This article is part of the Research Topic Neural Effects of Mindfulness/Contemplative Training

Original Research ARTICLE

Front. Hum. Neurosci., 01 November 2012 | doi: 10.3389/fnhum.2012.00292

Effects of mindful-attention and compassion meditation training on amygdala response to emotional stimuli in an ordinary, non-meditative state

Gaëlle Desbordes1,2*, Lobsang T. Negi3, Thaddeus W. W. Pace4, B. Alan Wallace5, Charles L. Raison6 and Eric L. Schwartz2,7
  • 1Athinoula A. Martinos Center for Biomedical Imaging, Massachusetts General Hospital, Boston, MA, USA
  • 2Center for Computational Neuroscience and Neural Technology, Boston University, Boston, MA, USA
  • 3Department of Religion, Emory University, Atlanta, GA, USA
  • 4Department of Psychiatry and Behavioral Sciences, Emory University School of Medicine, Atlanta, GA, USA
  • 5Santa Barbara Institute for Consciousness Studies, Santa Barbara, CA, USA
  • 6Department of Psychiatry, College of Medicine and Norton School of Family and Consumer Sciences, College of Agriculture, University of Arizona, Tucson, AZ, USA
  • 7Department of Electrical and Computer Engineering, Boston University, Boston, MA, USA

The amygdala has been repeatedly implicated in emotional processing of both positive and negative-valence stimuli. Previous studies suggest that the amygdala response to emotional stimuli is lower when the subject is in a meditative state of mindful-attention, both in beginner meditators after an 8-week meditation intervention and in expert meditators. However, the longitudinal effects of meditation training on amygdala responses have not been reported when participants are in an ordinary, non-meditative state. In this study, we investigated how 8 weeks of training in meditation affects amygdala responses to emotional stimuli in subjects when in a non-meditative state. Healthy adults with no prior meditation experience took part in 8 weeks of either Mindful Attention Training (MAT), Cognitively-Based Compassion Training (CBCT; a program based on Tibetan Buddhist compassion meditation practices), or an active control intervention. Before and after the intervention, participants underwent an fMRI experiment during which they were presented images with positive, negative, and neutral emotional valences from the IAPS database while remaining in an ordinary, non-meditative state. Using a region-of-interest analysis, we found a longitudinal decrease in right amygdala activation in the Mindful Attention group in response to positive images, and in response to images of all valences overall. In the CBCT group, we found a trend increase in right amygdala response to negative images, which was significantly correlated with a decrease in depression score. No effects or trends were observed in the control group. This finding suggests that the effects of meditation training on emotional processing might transfer to non-meditative states. This is consistent with the hypothesis that meditation training may induce learning that is not stimulus- or task-specific, but process-specific, and thereby may result in enduring changes in mental function.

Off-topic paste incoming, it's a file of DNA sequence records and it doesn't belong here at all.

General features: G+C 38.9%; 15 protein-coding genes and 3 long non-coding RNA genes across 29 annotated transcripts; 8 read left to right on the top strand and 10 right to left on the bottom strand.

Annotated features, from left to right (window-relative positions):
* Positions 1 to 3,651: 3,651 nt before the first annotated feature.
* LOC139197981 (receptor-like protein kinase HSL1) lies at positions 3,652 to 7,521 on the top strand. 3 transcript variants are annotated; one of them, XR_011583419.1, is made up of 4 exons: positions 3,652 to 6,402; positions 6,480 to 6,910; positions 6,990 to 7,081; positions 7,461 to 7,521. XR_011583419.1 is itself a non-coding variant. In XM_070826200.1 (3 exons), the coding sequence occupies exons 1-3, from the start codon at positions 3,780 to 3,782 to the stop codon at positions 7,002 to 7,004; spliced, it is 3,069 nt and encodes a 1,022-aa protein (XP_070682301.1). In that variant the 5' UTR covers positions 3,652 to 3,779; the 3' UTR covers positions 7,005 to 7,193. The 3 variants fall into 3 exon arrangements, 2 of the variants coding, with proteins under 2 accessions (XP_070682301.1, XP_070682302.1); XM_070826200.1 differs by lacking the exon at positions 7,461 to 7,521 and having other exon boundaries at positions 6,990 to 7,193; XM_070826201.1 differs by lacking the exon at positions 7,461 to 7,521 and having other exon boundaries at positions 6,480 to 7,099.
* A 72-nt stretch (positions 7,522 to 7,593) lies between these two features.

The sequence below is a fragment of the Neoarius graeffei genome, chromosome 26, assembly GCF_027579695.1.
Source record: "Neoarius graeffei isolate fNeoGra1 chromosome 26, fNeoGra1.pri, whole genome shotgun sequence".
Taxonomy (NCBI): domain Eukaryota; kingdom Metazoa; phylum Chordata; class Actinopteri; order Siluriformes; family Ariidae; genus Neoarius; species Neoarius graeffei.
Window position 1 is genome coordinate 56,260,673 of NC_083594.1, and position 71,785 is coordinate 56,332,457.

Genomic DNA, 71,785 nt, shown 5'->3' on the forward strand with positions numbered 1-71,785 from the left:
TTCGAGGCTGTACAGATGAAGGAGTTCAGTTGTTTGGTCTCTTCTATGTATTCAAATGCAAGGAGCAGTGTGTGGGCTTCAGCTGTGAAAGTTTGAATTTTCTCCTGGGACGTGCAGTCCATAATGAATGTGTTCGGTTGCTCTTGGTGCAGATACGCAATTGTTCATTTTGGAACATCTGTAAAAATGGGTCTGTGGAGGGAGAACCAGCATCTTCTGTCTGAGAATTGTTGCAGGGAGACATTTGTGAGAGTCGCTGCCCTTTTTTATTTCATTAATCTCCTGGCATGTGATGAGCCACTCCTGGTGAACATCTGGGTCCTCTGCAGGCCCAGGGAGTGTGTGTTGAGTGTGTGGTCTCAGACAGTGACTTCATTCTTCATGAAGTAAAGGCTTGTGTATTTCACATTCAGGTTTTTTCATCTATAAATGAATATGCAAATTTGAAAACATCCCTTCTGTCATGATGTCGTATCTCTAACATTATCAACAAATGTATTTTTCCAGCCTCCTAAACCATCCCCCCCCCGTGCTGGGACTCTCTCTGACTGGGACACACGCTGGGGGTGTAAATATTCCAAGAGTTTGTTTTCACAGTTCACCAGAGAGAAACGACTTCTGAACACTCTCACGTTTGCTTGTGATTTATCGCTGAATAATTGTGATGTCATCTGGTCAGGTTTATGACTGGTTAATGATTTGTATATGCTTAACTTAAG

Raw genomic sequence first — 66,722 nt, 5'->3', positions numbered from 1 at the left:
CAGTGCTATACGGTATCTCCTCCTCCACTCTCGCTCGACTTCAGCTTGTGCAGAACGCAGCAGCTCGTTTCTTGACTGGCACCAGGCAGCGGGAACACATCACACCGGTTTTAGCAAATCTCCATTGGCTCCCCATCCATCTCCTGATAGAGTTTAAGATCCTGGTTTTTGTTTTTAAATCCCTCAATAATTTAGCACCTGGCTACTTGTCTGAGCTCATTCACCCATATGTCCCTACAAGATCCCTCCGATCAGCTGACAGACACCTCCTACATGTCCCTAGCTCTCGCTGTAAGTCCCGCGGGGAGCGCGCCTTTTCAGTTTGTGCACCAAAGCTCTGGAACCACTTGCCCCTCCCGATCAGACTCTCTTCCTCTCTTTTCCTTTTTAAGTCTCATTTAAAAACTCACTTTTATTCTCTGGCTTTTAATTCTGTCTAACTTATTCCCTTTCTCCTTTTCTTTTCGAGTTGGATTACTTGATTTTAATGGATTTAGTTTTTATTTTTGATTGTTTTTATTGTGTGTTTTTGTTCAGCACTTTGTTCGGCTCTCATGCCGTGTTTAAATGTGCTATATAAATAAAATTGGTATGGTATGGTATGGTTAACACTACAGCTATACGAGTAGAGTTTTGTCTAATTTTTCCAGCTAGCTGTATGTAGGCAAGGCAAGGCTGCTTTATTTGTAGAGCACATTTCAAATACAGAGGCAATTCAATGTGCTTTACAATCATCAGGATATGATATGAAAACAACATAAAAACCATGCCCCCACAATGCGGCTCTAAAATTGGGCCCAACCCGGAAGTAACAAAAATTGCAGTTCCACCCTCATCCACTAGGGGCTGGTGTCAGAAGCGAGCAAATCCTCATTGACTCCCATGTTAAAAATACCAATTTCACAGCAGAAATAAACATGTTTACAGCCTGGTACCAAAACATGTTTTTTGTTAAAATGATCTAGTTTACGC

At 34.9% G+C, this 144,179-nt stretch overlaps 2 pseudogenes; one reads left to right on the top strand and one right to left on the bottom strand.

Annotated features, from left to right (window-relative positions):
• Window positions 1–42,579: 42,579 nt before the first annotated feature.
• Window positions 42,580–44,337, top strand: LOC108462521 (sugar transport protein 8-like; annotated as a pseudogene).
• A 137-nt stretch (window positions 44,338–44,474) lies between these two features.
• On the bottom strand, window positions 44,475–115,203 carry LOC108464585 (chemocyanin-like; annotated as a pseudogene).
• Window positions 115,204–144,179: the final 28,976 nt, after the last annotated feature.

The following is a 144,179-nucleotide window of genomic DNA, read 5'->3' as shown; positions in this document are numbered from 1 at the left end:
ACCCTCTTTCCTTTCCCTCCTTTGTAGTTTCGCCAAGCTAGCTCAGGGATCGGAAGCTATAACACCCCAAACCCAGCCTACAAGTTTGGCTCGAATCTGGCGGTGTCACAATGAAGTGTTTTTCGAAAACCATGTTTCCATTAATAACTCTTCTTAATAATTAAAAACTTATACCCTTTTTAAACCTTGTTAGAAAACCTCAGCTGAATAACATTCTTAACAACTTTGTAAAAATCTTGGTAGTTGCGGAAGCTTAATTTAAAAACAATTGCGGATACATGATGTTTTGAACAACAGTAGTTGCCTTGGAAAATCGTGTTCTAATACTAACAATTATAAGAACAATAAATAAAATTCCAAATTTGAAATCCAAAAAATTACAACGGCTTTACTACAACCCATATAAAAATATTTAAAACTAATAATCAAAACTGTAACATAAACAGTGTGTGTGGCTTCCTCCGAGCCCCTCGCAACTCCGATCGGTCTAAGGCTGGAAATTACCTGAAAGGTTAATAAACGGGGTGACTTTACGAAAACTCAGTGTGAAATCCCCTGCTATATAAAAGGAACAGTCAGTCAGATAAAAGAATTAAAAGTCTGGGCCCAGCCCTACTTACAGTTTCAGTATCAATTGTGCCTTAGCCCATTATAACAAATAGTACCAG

Keywords: meditation, mindfulness, attention, compassion, amygdala, emotion, fMRI

Citation: Desbordes G, Negi LT, Pace TWW, Wallace BA, Raison CL and Schwartz EL (2012) Effects of mindful-attention and compassion meditation training on amygdala response to emotional stimuli in an ordinary, non-meditative state. Front. Hum. Neurosci. 6:292. doi: 10.3389/fnhum.2012.00292

Received: 01 February 2012; Accepted: 03 October 2012;
Published online: 01 November 2012.

Edited by:

Amishi P. Jha, University of Miami, USA

Reviewed by:

Hidenao Fukuyama, Kyoto University, Japan
Marieke K. Van Vugt, University of Groningen, Netherlands

Copyright © 2012 Desbordes, Negi, Pace, Wallace, Raison and Schwartz. This is an open-access article distributed under the terms of the Creative Commons Attribution License, which permits use, distribution and reproduction in other forums, provided the original authors and source are credited and subject to any copyright notices concerning any third-party graphics etc.

*Correspondence: Gaëlle Desbordes, Athinoula A. Martinos Center for Biomedical Imaging, Massachusetts General Hospital, 149 Thirteenth St. Suite 2301, Boston, MA 02129, USA. e-mail: desbordes@gmail.com

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